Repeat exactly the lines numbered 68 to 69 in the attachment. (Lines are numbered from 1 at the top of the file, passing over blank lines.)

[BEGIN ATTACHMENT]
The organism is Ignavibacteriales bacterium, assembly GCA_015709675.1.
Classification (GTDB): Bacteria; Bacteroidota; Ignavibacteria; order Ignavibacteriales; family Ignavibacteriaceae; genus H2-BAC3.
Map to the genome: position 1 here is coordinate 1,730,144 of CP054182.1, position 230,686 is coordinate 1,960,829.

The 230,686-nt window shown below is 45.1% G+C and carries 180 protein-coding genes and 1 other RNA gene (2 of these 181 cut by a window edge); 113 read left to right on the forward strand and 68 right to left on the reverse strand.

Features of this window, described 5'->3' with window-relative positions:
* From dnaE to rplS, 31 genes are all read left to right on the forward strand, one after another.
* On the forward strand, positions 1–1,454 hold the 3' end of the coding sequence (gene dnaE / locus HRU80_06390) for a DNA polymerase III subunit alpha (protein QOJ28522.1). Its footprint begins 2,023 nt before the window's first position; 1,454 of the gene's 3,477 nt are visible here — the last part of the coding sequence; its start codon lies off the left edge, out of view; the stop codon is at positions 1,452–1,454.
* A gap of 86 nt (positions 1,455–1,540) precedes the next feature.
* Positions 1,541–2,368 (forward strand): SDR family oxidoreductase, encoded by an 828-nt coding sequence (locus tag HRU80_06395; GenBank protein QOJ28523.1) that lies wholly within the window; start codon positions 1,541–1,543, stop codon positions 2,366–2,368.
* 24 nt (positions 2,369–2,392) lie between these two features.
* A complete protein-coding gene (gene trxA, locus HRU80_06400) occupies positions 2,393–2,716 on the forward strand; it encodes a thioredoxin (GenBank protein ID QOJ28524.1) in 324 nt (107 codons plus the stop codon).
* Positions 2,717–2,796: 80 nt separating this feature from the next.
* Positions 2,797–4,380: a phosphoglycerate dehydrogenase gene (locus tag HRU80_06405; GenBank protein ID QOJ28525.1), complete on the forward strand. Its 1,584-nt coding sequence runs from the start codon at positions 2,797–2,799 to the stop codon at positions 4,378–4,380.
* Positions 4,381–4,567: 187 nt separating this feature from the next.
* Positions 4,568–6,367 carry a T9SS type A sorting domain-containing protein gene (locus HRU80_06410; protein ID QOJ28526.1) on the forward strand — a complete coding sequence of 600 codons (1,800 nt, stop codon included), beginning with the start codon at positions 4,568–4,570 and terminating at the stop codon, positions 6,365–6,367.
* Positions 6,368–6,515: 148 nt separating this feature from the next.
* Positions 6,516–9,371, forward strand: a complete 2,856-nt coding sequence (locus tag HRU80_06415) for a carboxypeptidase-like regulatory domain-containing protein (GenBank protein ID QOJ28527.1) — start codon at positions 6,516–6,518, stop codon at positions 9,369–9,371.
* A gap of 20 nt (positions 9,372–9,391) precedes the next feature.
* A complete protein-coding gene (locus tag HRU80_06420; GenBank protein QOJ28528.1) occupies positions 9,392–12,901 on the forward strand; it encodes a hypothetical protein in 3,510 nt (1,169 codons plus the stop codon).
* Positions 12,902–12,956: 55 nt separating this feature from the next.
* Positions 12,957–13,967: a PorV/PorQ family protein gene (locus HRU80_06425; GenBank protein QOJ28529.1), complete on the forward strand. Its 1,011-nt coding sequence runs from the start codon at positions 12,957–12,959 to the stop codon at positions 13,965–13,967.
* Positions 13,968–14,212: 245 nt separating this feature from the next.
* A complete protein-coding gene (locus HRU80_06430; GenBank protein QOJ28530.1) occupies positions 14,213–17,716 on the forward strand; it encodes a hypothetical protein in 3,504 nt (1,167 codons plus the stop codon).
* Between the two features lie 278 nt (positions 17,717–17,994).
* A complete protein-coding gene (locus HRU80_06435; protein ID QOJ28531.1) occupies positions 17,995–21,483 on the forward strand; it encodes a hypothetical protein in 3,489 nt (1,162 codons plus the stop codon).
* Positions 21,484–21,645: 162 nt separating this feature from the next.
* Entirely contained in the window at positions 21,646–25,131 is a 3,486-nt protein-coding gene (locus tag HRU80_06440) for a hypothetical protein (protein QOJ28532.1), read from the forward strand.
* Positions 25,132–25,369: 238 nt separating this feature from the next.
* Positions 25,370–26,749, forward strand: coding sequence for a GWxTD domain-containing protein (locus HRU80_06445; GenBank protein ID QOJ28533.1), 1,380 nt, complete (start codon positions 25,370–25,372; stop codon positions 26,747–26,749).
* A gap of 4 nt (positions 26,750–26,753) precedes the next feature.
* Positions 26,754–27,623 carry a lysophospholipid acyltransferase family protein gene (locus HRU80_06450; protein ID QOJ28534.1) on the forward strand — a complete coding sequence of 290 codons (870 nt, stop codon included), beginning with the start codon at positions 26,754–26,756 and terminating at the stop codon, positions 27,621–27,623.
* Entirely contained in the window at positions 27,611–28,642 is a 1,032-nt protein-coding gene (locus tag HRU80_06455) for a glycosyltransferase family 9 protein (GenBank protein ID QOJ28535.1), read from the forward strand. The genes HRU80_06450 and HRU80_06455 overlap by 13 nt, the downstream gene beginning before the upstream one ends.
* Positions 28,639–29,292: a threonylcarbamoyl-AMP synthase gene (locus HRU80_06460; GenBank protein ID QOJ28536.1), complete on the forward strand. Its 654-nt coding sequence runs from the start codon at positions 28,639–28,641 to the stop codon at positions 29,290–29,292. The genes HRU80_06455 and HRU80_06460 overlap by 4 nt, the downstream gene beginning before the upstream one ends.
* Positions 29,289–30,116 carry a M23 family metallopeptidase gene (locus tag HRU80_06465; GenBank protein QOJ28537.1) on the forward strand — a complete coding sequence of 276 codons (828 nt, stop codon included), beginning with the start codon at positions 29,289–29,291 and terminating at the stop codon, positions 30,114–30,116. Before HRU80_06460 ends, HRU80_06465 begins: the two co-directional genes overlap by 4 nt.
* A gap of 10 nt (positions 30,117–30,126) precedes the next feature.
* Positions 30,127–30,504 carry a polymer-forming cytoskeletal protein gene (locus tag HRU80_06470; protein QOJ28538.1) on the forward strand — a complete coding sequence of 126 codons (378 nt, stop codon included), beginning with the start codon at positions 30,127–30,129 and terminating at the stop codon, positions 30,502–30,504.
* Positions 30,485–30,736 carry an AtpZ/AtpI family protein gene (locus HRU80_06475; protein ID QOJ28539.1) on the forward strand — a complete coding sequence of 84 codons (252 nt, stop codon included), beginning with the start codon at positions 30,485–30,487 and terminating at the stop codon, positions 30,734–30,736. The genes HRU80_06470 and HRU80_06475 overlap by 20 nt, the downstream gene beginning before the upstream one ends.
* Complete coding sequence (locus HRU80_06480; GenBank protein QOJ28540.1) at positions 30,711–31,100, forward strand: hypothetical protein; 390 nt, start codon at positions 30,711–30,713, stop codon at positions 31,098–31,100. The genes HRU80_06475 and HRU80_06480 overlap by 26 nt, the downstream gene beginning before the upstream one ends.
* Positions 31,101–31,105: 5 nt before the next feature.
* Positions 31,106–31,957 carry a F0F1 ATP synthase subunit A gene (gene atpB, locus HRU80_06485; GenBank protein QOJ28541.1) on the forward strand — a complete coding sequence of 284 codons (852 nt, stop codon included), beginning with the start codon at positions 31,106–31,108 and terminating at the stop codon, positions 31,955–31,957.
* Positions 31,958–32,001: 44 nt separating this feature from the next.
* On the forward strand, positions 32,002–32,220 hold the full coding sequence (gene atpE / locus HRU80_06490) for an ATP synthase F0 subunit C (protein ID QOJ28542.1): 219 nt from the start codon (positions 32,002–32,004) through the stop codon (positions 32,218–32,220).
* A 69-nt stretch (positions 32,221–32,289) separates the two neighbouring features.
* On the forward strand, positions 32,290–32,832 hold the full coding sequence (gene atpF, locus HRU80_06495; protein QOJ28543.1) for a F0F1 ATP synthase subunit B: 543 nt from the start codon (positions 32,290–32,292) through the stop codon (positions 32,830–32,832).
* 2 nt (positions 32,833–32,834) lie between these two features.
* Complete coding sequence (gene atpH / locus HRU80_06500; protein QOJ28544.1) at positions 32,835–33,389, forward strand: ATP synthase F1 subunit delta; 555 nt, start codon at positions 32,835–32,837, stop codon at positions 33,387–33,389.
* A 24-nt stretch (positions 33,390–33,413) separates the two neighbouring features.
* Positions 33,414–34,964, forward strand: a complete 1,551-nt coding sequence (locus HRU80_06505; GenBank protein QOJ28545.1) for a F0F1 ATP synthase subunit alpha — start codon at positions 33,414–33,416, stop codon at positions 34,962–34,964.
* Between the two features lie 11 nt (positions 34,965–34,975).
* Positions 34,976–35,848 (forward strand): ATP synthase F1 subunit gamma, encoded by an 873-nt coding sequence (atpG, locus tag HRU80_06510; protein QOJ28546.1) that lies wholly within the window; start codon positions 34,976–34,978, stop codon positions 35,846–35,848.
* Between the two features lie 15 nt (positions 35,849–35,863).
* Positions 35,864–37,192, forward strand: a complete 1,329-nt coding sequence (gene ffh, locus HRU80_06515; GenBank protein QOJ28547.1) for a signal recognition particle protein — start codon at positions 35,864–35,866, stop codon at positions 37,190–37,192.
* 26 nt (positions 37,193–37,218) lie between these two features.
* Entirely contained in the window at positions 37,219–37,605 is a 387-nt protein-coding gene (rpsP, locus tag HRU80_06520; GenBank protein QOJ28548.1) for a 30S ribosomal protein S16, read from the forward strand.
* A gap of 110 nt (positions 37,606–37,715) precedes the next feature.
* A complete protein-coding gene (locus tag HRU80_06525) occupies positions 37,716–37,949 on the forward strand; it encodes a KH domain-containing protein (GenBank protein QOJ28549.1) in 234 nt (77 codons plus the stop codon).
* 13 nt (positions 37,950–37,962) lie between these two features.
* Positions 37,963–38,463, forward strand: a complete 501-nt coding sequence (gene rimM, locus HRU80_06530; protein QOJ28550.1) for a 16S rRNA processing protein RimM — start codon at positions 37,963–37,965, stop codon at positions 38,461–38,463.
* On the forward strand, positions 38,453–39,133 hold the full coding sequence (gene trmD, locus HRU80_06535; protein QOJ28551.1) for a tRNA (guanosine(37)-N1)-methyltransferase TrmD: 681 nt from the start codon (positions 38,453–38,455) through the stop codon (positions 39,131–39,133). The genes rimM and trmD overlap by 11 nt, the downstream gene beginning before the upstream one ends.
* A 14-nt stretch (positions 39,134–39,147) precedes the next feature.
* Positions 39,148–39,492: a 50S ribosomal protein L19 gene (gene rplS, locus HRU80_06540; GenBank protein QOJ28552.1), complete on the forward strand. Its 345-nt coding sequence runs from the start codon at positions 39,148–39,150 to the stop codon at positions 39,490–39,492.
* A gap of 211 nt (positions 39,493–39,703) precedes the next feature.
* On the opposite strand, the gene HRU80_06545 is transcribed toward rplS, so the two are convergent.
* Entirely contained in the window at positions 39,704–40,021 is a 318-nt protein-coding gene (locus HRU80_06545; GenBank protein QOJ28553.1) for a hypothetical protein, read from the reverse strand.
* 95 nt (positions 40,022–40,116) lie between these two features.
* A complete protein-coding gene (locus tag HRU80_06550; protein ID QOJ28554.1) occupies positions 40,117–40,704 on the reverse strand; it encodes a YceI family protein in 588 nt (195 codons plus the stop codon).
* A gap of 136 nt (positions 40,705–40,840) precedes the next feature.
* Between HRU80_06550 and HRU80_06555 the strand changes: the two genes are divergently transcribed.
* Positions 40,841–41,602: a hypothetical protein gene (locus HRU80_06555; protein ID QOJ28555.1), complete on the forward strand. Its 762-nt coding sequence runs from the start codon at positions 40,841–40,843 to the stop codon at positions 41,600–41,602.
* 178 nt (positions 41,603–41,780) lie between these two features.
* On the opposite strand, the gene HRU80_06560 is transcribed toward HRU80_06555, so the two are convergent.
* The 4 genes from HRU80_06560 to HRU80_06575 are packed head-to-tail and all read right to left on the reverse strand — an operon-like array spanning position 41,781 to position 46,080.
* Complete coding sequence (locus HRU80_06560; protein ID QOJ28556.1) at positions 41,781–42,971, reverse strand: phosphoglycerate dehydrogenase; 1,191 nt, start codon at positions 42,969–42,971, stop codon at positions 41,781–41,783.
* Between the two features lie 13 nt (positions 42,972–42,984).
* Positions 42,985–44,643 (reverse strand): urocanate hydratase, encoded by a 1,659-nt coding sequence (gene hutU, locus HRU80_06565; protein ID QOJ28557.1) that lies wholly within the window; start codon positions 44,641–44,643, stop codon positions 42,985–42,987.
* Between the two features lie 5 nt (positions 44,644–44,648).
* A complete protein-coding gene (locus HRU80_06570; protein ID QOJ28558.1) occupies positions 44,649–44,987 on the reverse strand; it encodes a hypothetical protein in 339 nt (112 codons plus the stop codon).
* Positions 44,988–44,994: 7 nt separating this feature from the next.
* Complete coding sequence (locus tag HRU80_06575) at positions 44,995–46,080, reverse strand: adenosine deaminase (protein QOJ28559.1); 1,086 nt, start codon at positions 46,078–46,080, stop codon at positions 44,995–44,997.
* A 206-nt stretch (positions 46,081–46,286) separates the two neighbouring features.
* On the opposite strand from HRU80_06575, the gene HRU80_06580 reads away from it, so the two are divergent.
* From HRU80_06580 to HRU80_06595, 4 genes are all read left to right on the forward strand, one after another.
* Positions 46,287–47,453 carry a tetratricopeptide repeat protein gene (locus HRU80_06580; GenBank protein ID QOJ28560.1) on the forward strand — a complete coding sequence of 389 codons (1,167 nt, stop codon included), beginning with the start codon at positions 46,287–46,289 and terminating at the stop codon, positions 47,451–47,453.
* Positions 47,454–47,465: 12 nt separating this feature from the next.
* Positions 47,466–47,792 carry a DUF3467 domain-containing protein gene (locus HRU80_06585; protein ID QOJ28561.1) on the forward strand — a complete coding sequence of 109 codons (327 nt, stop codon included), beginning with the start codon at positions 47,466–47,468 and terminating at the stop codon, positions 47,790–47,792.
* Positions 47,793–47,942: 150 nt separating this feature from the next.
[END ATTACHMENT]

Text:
* Between HRU80_06550 and HRU80_06555 the strand changes: the two genes are divergently transcribed.
* Positions 40,841–41,602: a hypothetical protein gene (locus HRU80_06555; protein ID QOJ28555.1), complete on the forward strand. Its 762-nt coding sequence runs from the start codon at positions 40,841–40,843 to the stop codon at positions 41,600–41,602.